Skip to Content

Uber Is Calling Customers at Home to Rally Support in NYC

Uber is fighting New York City legislation to put a cap on ride-sharing services by going straight to its customers.

The proposal is being considered by the City Council and will limit ride-hailing vehicles, according to the New York Times. The legislation will halt any future for-hire vehicle licenses from being issued for one year, except in the case of vehicles that are also wheelchair accessible.

Uber has confronted the legislation by making calls directly to its consumers, urging them to support the ride-sharing company by calling their local officials, BuzzFeed News reported. The company is offering to connect consumers to their local officials, and are encouraged to say over the phone, “I support Uber.”

BuzzFeed News reporter Amber Jamieson said an Uber representative offered to connect Jamieson to a local official by phone to support the ride-sharing service. When Jamieson declined, the representative asked, “You want the fares to go higher?”

Not only are Uber representatives calling customers, the company also has an in-app message to notify riders about the legislation. “Arriving now: Higher prices and increased wait times,” one message read.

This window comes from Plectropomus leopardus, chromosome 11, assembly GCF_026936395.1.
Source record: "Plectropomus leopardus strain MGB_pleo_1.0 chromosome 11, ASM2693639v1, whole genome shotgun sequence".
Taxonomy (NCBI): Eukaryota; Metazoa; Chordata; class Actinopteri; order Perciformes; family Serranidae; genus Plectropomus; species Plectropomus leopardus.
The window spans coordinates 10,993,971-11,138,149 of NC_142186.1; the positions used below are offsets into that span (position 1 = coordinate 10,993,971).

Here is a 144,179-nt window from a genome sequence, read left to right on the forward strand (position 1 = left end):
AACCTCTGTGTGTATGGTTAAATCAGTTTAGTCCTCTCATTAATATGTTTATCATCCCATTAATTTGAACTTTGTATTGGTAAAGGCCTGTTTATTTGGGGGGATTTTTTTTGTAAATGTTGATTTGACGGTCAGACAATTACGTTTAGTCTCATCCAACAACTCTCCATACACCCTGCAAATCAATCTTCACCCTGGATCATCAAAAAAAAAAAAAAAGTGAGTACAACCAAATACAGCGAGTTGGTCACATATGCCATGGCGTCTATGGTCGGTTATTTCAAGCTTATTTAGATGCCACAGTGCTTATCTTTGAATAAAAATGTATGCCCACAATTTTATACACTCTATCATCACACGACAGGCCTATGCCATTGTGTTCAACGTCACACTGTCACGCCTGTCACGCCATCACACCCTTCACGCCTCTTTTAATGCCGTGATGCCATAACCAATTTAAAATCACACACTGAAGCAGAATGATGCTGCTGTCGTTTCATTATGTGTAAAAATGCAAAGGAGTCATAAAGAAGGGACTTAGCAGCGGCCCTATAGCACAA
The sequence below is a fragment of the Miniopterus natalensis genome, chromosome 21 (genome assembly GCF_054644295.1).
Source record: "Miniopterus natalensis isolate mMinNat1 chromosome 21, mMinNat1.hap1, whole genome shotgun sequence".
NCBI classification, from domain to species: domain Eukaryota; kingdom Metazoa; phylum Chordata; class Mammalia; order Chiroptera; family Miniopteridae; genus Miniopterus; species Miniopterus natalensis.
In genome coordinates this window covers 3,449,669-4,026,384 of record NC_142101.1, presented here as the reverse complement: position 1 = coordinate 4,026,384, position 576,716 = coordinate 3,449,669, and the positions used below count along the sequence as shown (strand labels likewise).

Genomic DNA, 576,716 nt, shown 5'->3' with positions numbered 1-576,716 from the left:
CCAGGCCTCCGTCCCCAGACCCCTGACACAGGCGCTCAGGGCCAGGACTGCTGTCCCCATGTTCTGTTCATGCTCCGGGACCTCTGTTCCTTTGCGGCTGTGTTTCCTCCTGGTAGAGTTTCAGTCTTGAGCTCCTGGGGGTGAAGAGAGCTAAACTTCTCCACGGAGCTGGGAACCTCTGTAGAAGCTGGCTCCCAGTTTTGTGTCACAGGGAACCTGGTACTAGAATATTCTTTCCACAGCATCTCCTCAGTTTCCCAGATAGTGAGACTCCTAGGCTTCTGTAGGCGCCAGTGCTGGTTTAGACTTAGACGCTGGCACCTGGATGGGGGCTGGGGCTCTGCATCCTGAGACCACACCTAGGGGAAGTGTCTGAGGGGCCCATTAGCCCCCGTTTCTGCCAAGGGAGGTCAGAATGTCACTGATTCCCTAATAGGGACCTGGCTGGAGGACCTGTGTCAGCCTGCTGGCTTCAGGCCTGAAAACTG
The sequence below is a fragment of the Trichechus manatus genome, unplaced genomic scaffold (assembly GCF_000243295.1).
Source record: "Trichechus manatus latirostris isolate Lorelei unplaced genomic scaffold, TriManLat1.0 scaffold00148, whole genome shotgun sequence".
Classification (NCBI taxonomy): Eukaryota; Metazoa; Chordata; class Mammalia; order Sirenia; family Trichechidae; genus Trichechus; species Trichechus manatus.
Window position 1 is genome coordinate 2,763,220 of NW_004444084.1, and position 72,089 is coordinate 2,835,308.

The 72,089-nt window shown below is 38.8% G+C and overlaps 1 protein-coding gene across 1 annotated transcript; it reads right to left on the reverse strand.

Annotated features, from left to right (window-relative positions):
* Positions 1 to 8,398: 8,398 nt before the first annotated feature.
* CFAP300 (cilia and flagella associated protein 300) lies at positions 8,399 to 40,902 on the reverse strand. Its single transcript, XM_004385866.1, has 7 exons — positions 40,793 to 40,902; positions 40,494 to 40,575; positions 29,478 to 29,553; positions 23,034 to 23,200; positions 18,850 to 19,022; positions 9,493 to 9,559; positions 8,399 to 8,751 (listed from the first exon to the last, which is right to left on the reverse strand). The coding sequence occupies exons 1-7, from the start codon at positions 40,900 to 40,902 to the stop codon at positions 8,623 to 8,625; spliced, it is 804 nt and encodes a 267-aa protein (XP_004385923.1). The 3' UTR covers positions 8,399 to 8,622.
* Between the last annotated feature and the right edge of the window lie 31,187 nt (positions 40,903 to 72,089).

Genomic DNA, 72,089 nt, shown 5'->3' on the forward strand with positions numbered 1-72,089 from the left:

“Uber has launched an App takeover so New Yorkers can read the Council’s bills for themselves,” one Uber spokesperson said in a statement, reported by TechCrunch. “We believe New Yorkers will join us in supporting living wages for drivers and opposing a cap that will harm outer borough riders who have come to rely on Uber because of the unreliable, or non-existent subway.”

A spokesperson with Lyft told TechCrunch the legislation will affect wait times and will “prioritize corporate medallion owners above the overwhelming majority of New Yorkers.” Joseph Okpaku, Lyft’s Vice President of public policy argued in a Medium post that the legislation would impact communities of color who risk being “denied equal transportation options.”

But some Uber riders were not happy to have the company reach out to them by phone. “Figure out a way to deal with it on your own. Just be better,” one person wrote to the company in a tweet, while demanding they stop calling. Another person shared on Twitter that they thought the call was a scam.

“All of our interactions with riders and drivers, including calls to riders in New York, are consistent with our terms and conditions and our Privacy Policy,” the company said in a statement, according to BuzzFeed.